REVIEW: The Boy and the Beast
This was a treat. This is what I like.
Mamoru Hosoda’s been a director I’ve really liked for a long time. He has a special place in my heart for directing the first two Digimon short films, and one of my absolute favorite episodes of that series. In 2006 his directing career really took off with the film The Girl Who Leapt Through Time. Despite a limited release in Japan, positive reviews and word of mouth helped the movie succeed. It set Hosoda up on a career arc where he’s now pointed at as possibly becoming the next Miyazaki.
This was a treat. This is what I like.
Mamoru Hosoda’s been a director I’ve really liked for a long time. He has a special place in my heart for directing the first two Digimon short films, and one of my absolute favorite episodes of that series. In 2006 his directing career really took off with the film The Girl Who Leapt Through Time. Despite a limited release in Japan, positive reviews and word of mouth helped the movie succeed. It set Hosoda up on a career arc where he’s now pointed at as possibly becoming the next Miyazaki. That’s a ridiculous thing to try and say about someone, but the point is that this is the guy doing serious, big, 2D animated films that have emotional resonance. (Hosoda’s films have a much different character from Miyazaki’s and frankly I just like his films better. I always kind of felt like what Miyazaki really cared about was the message of his films, whereas Hosoda’s films are much more centered around the charters themselves.)
I don’t even remember how I heard about The Girl Who Leapt Through Time, but I was totally in love with it when I saw, only after the fact finding out the work Hosoda had done on Digimon. It was just one of those “of course” moments for me, where it was clear to me that his storytelling sensibilities just lined up with my own taste really well.
But it was Hosoda’s next film, Summer Wars, that really blew me away, because that movie is a beat for beat remake of Digimon: Our War Game, which he had directed nine years earlier; of course with a much better budget and all the Digimon stuff removed and replaced with analogues. Watching that was a total trip and kind of a mindfuck as I watched in delight as the film slowly revealed itself. Just knowing that a Digimon movie had been turned into something that was getting critical acclaim made me so happy. Summer Wars has more going on in it and is better and more satisfying than Our War Game, but that lineage and progress makes it matter that much more to me.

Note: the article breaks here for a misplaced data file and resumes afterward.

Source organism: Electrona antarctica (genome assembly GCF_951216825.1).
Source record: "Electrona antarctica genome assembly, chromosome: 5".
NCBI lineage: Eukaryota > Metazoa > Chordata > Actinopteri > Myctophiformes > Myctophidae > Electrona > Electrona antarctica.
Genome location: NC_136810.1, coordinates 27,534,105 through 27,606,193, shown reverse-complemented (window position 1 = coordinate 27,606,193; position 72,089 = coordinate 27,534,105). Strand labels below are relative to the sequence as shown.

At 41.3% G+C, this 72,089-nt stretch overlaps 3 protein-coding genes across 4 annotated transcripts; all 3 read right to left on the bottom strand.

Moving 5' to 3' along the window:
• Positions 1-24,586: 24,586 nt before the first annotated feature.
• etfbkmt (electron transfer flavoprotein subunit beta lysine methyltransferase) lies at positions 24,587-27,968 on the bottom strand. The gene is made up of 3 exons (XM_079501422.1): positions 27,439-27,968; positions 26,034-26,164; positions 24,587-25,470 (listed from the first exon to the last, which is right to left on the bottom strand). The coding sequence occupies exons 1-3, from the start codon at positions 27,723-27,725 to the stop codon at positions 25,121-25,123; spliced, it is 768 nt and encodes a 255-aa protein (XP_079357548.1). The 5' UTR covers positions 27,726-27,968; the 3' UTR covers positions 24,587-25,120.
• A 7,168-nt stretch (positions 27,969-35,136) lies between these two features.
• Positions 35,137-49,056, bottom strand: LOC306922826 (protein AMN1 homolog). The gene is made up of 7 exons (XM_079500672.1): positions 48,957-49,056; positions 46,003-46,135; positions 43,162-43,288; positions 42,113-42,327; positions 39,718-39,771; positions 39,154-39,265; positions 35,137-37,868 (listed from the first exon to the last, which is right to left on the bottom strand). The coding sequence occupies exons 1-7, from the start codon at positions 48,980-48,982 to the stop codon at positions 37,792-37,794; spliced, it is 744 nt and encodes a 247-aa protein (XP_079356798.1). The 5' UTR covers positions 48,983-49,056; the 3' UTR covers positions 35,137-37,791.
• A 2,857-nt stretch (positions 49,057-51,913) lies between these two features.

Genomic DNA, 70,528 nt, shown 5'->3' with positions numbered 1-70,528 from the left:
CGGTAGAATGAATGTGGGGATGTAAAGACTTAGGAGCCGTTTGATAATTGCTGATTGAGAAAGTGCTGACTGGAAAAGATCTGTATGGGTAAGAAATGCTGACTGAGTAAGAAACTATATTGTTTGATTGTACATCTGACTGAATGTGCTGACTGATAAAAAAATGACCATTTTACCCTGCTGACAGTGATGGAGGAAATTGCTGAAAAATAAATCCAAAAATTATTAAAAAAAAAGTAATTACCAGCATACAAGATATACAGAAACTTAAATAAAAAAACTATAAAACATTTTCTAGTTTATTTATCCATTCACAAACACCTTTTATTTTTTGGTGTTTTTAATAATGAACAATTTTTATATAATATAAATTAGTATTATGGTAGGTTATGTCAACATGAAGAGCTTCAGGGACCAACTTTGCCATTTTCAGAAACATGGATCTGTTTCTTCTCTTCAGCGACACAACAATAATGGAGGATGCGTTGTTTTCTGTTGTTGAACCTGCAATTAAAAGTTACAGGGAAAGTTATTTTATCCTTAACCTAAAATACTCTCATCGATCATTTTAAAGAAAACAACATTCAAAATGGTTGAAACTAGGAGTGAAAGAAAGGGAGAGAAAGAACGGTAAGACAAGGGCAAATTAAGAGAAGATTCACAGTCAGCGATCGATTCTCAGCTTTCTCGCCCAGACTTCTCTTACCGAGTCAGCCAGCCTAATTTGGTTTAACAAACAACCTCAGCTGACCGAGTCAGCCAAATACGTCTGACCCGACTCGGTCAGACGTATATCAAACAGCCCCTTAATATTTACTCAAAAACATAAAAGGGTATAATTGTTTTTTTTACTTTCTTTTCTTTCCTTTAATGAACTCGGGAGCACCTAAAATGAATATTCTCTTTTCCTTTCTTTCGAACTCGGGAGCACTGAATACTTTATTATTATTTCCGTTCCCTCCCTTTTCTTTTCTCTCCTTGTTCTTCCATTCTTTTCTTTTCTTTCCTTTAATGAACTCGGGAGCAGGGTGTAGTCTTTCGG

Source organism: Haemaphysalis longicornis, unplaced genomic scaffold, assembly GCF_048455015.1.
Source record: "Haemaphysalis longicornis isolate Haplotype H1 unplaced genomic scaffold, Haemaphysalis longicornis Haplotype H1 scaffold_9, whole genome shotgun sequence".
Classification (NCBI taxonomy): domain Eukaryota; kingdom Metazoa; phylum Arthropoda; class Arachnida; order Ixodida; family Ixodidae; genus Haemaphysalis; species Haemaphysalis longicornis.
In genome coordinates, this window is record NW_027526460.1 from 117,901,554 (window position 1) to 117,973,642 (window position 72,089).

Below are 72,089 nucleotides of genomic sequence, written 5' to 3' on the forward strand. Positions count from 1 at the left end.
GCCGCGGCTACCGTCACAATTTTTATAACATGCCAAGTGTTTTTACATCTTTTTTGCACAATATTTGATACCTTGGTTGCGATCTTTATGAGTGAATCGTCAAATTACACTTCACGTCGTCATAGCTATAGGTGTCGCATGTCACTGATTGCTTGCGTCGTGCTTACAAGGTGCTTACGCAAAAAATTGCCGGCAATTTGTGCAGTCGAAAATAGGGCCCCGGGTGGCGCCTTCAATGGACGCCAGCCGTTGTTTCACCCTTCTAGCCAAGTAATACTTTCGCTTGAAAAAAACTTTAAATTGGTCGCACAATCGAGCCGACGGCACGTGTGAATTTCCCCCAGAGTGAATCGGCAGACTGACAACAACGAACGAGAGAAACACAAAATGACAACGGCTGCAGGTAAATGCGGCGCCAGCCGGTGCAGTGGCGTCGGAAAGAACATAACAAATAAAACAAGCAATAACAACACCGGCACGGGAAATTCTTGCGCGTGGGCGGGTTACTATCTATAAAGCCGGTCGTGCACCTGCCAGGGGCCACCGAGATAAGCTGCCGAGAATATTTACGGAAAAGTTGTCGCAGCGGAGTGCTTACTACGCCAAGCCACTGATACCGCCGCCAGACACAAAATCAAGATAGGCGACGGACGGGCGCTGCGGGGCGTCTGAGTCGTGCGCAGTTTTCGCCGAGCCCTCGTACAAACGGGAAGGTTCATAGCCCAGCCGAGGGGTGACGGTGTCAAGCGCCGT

So now that I’ve made it clear how much I love Summer Wars; The Boy and the Beast is Hosoda’s best film to date, and also my new favorite.
This is a big audacious movie that’s trying to be and do everything, and it pulls off all of it. It’s structured similarly to Hosoda’s last film Wolf Children, in that it’s a coming of age story that just keeps pushing forward, but it has a much clearer idea about where it’s going and is much more successful in getting there. There are at least six movies worth of plots going on and overlapping with each other, and the movie is broken up in a way that fells like it’s three movies in a row. If the movie didn’t succeed at all of its parts it would have fallen apart.
At first the movie is a fairly straightforward tale about a runaway child who enters into another world where he grows up with animal people that is also a martial arts training movie about a stubborn and surly master and an equally stubborn apprentice who both come to learn from each other despite constant bickering. But then the boy has grown up and finds out how to get back to our world and now you’re watching a movie about him learning how to read from a girl he meets at the library. And then the movie gets to psychic battles and there’s a giant whale with boar tusks causing explosions in the real world.
It just goes all out. It’s full of earnestness and determination as a film. The way it makes metaphor literal reality is so goddam on the nose, cheesy and glorious. It’s exactly what I want. This is a movie I watched and just went “This is for me. This is my kinda shit.” I love the characters, I love the way they’re built to interact with each other, I love the plot, I love the way it shifts between legitimate serious emotional impact and ridiculous over the top, emotions on the sleeve, ridiculousness.
On top of that the 2D animation is gorgeous, and the action scenes are great. You can say 2D animation is dying, that’s totally fair, it’s nowhere near as popular as CG movies. But if we keep getting movies like this occasionally I really don’t care. That’s enough for me. This movie is a treasure; I fucking love it.